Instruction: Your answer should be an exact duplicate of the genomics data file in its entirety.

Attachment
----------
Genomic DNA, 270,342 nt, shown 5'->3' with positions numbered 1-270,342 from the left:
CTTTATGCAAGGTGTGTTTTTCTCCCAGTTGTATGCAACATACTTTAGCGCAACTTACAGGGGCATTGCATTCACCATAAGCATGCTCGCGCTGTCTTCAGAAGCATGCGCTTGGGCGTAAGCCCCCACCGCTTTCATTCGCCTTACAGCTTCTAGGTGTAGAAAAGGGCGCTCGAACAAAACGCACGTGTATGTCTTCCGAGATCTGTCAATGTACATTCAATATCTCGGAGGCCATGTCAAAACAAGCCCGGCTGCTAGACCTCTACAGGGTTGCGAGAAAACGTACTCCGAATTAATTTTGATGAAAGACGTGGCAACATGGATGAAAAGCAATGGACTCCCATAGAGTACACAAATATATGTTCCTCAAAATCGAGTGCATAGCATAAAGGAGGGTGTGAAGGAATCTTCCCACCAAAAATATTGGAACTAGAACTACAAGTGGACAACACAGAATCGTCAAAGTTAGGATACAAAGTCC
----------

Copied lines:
Genomic DNA, 270,342 nt, shown 5'->3' with positions numbered 1-270,342 from the left:
CTTTATGCAAGGTGTGTTTTTCTCCCAGTTGTATGCAACATACTTTAGCGCAACTTACAGGGGCATTGCATTCACCATAAGCATGCTCGCGCTGTCTTCAGAAGCATGCGCTTGGGCGTAAGCCCCCACCGCTTTCATTCGCCTTACAGCTTCTAGGTGTAGAAAAGGGCGCTCGAACAAAACGCACGTGTATGTCTTCCGAGATCTGTCAATGTACATTCAATATCTCGGAGGCCATGTCAAAACAAGCCCGGCTGCTAGACCTCTACAGGGTTGCGAGAAAACGTACTCCGAATTAATTTTGATGAAAGACGTGGCAACATGGATGAAAAGCAATGGACTCCCATAGAGTACACAAATATATGTTCCTCAAAATCGAGTGCATAGCATAAAGGAGGGTGTGAAGGAATCTTCCCACCAAAAATATTGGAACTAGAACTACAAGTGGACAACACAGAATCGTCAAAGTTAGGATACAAAGTCC